home staging


Staging. It’s a word that’s enough to make sellers break out in cold sweats. Even the stoutest of sellers take pause knowing that the distance between “Sold” and “Unsold” could lie in the aesthetics of their home. But staging doesn’t have to be scary! While there are many ways to correctly stage a home before it hits the market, we’ll cover some basics with our 3 easy steps below. And remember, we’re always available to chat about your own home listing! Without further ado, here’s the list.

Home Staging Step 1: Time to de-clutter

Before you dive into Feng shui, take a look at the macro scope of your house. If you were viewing it for the first time, what trouble spots would draw your eye? For starters, it’s time to eliminate (or at least hide) clutter that serves as a distraction to your property’s true value. Toys should go in toys chests or closets, and coats should be folded up or hung out of view. Hide all pet bowls. Empty (and keep empty for viewings) the kitchen sink, and remove all laundry from sight.  “Clutter” can also refer to distracting odors, too. Remove all offending odor sources and replace with scented items such as candles or air refresheners – or even a portable carbon scrubber for extreme cases – and get people’s nose onboard the purchase as well.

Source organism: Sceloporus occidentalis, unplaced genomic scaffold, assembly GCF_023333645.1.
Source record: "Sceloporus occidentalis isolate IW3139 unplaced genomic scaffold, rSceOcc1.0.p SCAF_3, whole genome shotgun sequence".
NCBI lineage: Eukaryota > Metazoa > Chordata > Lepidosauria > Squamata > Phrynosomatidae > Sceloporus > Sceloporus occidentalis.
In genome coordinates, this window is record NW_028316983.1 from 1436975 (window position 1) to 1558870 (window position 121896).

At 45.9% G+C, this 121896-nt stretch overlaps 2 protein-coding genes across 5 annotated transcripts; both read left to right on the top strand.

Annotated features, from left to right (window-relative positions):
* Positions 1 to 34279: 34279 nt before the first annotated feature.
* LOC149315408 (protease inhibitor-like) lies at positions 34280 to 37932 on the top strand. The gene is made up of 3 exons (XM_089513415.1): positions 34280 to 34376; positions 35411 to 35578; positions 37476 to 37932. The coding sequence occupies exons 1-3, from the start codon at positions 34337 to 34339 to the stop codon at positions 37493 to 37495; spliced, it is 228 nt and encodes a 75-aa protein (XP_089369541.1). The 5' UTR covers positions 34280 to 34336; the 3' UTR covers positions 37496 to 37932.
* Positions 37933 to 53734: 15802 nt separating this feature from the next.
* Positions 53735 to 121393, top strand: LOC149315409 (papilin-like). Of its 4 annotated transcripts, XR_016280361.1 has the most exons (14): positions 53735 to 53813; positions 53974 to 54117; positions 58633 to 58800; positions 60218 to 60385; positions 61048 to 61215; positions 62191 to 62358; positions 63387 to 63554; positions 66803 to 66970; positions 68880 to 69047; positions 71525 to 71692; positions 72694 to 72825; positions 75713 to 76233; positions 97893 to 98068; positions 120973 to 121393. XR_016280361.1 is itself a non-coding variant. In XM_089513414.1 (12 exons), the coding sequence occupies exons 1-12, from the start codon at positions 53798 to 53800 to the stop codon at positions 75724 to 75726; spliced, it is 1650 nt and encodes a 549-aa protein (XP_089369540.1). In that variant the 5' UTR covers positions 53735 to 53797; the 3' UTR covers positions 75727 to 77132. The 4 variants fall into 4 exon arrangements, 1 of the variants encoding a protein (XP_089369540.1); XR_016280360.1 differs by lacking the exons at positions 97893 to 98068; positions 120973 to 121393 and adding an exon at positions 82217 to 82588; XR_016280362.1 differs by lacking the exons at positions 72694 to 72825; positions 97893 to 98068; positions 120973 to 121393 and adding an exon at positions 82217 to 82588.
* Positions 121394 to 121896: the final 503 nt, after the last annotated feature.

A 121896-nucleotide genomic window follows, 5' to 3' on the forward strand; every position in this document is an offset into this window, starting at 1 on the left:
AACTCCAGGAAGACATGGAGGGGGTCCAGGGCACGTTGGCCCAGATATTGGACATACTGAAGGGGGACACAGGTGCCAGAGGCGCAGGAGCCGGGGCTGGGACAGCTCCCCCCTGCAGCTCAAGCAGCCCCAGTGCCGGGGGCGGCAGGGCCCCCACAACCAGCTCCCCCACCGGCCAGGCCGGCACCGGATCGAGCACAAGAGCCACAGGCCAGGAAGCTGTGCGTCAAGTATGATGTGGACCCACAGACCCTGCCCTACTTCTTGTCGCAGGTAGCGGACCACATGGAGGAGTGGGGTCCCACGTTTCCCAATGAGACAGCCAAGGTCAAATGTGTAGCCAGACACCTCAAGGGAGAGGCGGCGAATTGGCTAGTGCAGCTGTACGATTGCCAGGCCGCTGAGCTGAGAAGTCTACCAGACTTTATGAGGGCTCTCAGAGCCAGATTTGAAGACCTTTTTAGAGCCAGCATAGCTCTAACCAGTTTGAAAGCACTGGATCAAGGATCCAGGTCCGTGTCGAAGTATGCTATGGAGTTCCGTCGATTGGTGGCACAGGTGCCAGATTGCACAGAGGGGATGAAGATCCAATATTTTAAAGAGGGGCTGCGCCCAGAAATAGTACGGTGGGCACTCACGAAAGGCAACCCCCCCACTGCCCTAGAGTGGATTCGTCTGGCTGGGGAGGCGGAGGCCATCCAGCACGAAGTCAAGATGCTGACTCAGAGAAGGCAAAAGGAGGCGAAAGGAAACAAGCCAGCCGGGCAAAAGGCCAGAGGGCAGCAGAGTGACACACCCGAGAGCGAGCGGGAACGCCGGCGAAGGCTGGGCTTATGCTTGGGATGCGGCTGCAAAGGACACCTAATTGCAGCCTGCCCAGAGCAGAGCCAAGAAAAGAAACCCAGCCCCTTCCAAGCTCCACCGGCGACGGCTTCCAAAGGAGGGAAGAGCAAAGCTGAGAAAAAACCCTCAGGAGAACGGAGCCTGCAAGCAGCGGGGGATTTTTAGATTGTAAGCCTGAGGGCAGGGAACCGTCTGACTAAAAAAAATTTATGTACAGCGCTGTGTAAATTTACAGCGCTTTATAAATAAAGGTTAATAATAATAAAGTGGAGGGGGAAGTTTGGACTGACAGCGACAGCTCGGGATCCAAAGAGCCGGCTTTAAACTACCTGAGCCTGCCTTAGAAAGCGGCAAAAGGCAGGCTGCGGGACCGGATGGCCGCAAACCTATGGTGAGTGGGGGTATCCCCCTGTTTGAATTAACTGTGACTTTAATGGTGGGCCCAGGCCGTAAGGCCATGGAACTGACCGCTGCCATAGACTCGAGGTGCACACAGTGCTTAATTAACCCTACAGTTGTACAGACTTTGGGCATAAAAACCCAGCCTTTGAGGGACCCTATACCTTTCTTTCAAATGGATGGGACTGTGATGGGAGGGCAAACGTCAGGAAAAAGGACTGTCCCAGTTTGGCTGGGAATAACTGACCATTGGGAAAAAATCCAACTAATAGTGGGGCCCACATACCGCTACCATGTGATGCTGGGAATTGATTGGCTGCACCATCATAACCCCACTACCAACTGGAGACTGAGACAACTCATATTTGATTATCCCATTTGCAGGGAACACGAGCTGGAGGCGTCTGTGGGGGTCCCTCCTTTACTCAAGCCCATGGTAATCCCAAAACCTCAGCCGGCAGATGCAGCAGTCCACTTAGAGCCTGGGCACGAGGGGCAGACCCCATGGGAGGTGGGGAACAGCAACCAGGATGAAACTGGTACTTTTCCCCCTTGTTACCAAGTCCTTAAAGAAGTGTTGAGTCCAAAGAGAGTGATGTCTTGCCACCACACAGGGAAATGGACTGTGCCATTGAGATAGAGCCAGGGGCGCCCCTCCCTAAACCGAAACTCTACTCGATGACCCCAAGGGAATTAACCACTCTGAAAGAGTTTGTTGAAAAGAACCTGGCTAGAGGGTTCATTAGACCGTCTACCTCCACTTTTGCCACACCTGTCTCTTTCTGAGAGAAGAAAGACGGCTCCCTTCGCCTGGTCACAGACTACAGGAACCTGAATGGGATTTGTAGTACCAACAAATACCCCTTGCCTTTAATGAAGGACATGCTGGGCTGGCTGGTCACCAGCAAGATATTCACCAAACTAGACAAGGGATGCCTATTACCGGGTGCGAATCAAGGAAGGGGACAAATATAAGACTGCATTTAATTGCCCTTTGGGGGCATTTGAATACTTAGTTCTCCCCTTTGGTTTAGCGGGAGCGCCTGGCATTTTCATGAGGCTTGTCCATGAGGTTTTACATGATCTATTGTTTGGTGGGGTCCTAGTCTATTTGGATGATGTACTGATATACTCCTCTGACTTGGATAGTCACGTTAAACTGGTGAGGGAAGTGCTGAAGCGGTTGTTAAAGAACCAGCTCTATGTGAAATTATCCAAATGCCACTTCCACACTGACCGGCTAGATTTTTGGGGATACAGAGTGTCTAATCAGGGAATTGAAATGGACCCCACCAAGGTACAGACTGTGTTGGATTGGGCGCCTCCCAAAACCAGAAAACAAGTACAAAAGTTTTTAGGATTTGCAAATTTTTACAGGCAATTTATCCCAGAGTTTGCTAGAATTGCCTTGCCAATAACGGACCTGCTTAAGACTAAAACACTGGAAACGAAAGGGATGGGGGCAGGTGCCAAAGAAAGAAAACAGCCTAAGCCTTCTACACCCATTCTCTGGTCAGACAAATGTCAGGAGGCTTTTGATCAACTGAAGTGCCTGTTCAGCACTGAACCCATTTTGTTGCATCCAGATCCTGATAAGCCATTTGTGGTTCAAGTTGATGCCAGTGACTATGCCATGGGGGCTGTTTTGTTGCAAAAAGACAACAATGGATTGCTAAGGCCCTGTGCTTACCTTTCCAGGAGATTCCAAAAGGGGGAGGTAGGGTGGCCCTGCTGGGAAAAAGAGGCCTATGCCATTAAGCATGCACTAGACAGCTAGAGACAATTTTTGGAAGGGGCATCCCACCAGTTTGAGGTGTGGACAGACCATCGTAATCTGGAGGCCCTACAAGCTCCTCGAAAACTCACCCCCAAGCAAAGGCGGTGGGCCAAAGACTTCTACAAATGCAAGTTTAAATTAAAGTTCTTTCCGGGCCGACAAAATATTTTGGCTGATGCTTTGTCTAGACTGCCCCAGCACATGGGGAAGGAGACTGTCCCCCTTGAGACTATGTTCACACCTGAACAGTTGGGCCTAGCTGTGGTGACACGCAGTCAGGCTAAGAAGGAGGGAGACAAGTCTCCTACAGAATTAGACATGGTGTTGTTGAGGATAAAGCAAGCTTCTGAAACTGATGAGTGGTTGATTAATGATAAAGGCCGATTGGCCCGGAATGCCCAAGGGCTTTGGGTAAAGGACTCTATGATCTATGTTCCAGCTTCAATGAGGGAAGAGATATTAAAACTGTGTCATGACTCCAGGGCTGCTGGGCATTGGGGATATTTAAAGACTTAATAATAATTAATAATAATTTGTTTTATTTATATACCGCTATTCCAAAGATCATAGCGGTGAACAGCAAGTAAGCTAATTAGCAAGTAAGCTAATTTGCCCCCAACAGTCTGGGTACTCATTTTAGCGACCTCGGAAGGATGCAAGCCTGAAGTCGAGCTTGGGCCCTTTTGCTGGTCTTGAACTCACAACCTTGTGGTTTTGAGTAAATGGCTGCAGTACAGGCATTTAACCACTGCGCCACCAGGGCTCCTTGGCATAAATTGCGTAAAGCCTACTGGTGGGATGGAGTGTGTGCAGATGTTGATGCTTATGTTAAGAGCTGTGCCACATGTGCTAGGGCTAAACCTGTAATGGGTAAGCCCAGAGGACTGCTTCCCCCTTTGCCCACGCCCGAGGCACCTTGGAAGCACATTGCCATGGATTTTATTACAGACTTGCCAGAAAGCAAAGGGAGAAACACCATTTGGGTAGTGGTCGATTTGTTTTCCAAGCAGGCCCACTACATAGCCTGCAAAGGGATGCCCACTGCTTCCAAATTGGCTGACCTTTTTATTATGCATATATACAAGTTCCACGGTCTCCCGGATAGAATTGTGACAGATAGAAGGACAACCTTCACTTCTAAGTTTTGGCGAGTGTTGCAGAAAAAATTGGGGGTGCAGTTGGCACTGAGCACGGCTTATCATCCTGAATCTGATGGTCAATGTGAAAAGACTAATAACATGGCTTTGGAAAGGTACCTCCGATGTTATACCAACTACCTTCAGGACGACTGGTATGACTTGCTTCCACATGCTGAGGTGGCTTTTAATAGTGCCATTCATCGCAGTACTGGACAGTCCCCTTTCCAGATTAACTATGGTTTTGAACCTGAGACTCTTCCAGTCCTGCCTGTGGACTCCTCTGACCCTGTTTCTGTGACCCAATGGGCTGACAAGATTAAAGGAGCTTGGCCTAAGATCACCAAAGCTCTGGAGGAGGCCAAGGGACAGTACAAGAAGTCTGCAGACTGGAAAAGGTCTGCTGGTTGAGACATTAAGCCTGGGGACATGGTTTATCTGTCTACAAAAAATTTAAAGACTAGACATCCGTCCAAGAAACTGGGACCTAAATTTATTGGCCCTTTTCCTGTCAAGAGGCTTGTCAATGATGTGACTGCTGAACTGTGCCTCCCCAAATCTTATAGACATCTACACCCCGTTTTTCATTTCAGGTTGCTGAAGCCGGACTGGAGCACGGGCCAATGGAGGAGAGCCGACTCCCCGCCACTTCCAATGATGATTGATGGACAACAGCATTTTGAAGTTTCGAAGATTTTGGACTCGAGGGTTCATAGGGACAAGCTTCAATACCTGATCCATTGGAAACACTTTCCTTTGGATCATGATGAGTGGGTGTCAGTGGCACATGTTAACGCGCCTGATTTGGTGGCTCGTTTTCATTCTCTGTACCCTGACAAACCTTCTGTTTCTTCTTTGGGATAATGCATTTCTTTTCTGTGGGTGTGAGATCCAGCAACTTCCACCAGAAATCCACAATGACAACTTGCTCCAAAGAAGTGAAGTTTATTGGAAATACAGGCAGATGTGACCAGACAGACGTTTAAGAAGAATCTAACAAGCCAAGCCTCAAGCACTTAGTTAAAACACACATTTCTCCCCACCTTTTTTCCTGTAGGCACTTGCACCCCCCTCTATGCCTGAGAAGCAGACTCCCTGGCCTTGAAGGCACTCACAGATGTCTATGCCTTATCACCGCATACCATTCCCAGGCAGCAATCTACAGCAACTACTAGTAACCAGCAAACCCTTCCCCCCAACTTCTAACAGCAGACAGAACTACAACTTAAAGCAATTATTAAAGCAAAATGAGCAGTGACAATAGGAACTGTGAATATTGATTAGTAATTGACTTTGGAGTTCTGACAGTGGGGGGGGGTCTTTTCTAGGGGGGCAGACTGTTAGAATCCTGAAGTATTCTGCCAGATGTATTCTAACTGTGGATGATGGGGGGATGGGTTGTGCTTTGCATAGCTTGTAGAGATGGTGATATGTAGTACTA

Home Staging Step 2: Don’t bust your budget

We’re all seen the home-improvement shows where a family takes a trip to a high-end furniture market to make their space look like something out of a magazine before an open house. Don’t do it! No matter the age of your current furniture, spreading out pieces and tackling the staging process realistically is just as good as making high-end purchases. You want to maximize your investment in a home, so why put down hundreds extra? Touch up, clean, or in some cases, re-finish your existing furniture to add to your property’s appeal.

Home Staging Step 3: Find your balance

Give people room to see themselves in your new space. Provide a flow to each room. Oftentimes it’s easy to push furniture to the edges of a room to “open things up,” but it’s a much better idea to pull chairs and a small table forward to create a quaint seating area in the room’s center. Don’t be afraid of trading furniture between rooms, either – there may be a tea set on one child’s bedroom that would look darling as a breakfast nook just off the kitchen. Let mirrors hang – they provide the illusion of more space – while tuck away family photos of your own. Although they hold sentimental value for you, they add an obstacle between potential family’s visit and them envisioning themselves living in a space of their own. 

Want to know how the professionals stage a home? We have years of experience doing it the right way. Talk with us today!